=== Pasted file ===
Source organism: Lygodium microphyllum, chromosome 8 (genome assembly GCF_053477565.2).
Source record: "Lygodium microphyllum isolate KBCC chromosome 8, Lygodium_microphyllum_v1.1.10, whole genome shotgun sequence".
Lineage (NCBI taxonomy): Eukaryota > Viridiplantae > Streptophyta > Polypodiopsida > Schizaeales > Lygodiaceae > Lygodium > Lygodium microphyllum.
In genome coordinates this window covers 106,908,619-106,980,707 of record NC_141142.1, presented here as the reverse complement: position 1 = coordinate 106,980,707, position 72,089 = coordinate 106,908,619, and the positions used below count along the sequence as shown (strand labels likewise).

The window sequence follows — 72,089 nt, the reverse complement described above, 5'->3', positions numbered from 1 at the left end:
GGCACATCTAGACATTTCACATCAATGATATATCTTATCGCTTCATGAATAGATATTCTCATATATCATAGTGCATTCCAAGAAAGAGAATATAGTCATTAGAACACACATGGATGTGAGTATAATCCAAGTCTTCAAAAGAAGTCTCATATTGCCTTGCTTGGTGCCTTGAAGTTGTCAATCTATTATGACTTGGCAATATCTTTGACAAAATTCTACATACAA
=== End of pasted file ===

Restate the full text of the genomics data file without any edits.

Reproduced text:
Source organism: Lygodium microphyllum, chromosome 8 (genome assembly GCF_053477565.2).
Source record: "Lygodium microphyllum isolate KBCC chromosome 8, Lygodium_microphyllum_v1.1.10, whole genome shotgun sequence".
Lineage (NCBI taxonomy): Eukaryota > Viridiplantae > Streptophyta > Polypodiopsida > Schizaeales > Lygodiaceae > Lygodium > Lygodium microphyllum.
In genome coordinates this window covers 106,908,619-106,980,707 of record NC_141142.1, presented here as the reverse complement: position 1 = coordinate 106,980,707, position 72,089 = coordinate 106,908,619, and the positions used below count along the sequence as shown (strand labels likewise).

The window sequence follows — 72,089 nt, the reverse complement described above, 5'->3', positions numbered from 1 at the left end:
GGCACATCTAGACATTTCACATCAATGATATATCTTATCGCTTCATGAATAGATATTCTCATATATCATAGTGCATTCCAAGAAAGAGAATATAGTCATTAGAACACACATGGATGTGAGTATAATCCAAGTCTTCAAAAGAAGTCTCATATTGCCTTGCTTGGTGCCTTGAAGTTGTCAATCTATTATGACTTGGCAATATCTTTGACAAAATTCTACATACAA